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If We Were 5 Years Old, We Would Know How to Protect the Environment

2008 April 29

About the author: Viccy Salazar joined EPA in 1995. She works in our Seattle office on waste reduction, resource conservation and stewardship issues.

Everyday, I try to teach my kids not to waste, to share, to do unto others, to pick up after themselves, to take only what they really need… you get the picture. The great thing about kids is that they really want to do those things and they want to be nice and fair about how they interact with their friends. kids As I was thinking on Earth Day, I was thinking how these are the exact same lessons that we need for environmental protection. We can protect the earth if we just obey the basic rules we all learned when we were 3 years old. Here are the rules as I see them:

Share. We need to share the resources and not hoard for ourselves. The resources available to us need to be allocated among many communities and species. I think, in particular, of water and food distribution where some have so much and others have so little. We don’t have a choice but to share the earth so we must learn to share the earth’s resources so all of us can survive together.

Don’t waste. Don’t waste means to make the best use of the resources we have. It obviously relates to things like recycling and turning off lights but was I was thinking about it, I realized it also means don’t use resources if you don’t have to. Take a bus, buy a smaller house, have a high gas mileage car, don’t buy things you don’t need, borrow instead of buy. I find I need to remind myself of this lesson a lot.

Pick up after yourself. To me this mean don’t pollute. When we pollute, we are leaving our mess for someone else. Our environmental laws like RCRA, the Clean Air Act and the Clean Water Act are all basically trying to say, if you make the mess, clean it up or only make a little mess. Then I think, but if all of us make just a little mess, it turns into a really big mess which isn’t sustainable. So, we are looking into new solutions like Product Stewardship. Product Stewardship requires companies taking responsibility for the end-of-life management of the products they make and sell. The same lesson we teach our children, you are responsible for your own messes. Don’t put it on anyone else. We still have a long way to go.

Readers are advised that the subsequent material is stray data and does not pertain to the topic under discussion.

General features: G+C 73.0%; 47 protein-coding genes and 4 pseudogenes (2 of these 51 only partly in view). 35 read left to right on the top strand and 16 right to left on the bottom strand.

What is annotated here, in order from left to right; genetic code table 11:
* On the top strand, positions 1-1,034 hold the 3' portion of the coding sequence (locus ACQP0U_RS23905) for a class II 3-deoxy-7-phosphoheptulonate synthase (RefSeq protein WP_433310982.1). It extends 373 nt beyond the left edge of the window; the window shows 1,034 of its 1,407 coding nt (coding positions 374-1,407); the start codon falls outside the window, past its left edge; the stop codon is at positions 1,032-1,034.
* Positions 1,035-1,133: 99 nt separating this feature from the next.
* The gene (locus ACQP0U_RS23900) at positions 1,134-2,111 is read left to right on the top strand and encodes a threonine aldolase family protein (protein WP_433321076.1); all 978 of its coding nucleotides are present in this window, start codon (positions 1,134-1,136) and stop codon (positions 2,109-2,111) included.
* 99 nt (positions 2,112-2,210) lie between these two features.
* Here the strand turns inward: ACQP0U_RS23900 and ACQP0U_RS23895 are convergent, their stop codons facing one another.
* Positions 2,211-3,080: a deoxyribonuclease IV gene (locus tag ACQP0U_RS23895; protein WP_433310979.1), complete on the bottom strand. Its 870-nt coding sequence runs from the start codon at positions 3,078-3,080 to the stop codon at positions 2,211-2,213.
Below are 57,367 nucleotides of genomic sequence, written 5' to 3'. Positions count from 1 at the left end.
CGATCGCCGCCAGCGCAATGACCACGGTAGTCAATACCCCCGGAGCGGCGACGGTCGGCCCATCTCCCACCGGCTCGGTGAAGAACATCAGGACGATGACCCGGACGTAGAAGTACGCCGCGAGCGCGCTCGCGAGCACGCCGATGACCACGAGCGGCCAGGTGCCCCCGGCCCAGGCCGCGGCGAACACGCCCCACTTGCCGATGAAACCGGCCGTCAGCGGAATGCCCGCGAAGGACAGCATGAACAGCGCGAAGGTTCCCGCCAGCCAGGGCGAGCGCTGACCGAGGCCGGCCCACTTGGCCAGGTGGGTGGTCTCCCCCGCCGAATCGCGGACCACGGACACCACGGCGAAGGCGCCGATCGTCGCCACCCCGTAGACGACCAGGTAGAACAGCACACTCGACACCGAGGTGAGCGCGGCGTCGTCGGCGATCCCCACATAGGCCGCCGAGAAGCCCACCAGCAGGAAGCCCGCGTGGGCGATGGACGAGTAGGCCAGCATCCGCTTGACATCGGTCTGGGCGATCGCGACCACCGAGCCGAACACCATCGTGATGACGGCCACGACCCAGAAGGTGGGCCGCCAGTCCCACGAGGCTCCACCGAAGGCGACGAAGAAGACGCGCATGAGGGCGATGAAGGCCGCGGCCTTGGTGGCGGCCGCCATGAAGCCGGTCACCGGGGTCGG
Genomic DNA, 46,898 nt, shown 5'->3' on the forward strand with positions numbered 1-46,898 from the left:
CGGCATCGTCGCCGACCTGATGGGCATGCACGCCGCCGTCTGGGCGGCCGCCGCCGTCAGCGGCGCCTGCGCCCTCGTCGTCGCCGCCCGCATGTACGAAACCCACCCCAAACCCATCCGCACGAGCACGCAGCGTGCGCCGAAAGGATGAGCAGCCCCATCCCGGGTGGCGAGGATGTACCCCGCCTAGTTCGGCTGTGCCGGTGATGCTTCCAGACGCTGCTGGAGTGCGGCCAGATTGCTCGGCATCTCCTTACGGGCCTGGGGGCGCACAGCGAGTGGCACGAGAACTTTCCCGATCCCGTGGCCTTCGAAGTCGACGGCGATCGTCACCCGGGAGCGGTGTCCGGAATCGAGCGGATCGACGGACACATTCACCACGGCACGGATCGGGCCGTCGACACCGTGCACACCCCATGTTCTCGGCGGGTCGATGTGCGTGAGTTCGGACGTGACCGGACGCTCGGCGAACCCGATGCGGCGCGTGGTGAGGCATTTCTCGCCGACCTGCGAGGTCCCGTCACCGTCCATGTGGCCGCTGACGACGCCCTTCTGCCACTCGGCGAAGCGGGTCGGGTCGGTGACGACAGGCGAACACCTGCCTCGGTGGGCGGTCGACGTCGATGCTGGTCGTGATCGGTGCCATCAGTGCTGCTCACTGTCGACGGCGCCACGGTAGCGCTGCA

I know there are a few more rules but I need to go and practice the rules at home. I’ll check back next week. While I’m gone, let’s all think about how the rules apply to us and our daily activities.

I invite you to leave a comment with your own rules and share them with others in your life to spread the environmental word.

Editor's Note: The opinions expressed in Greenversations are those of the author. They do not reflect EPA policy, endorsement, or action, and EPA does not verify the accuracy or science of the contents of the blog.

12 Responses leave one →
  1. Joan permalink
    April 29, 2008

    Viccy,
    We sometimes forget that the best ideas are the simplest ones.
    Thanks for the reminder.
    Joan

  2. DCer permalink
    April 30, 2008

    Any ideas for how to get adults to care about littering? I live in DC, and I cannot count the number of times during the last decade that I’ve seen adults throw trash on the ground, wherever they happen to be (even if a trash can is a few steps away). I’ve tried saying something. I’ve tried giving dirty looks. I’ve tried making a show of picking it up in front of them, hoping to shame them. And I’ve been a part of clean-up crews, setting a good example my caring for OUR neighborhood. One time, while stopped in a traffic tie-up, my passenger even got out, knocked on the window of the guy in front of us and tried to hand him back the paper cup he had just dropped out the window. He wouldn’t take it.

    Some people just don’t care, and I sooo don’t get that. How hard is it to tend to your own trash? What are the psychological, social and/or cultural issues that make so many think it’s okay to drop their garbage wherever they like?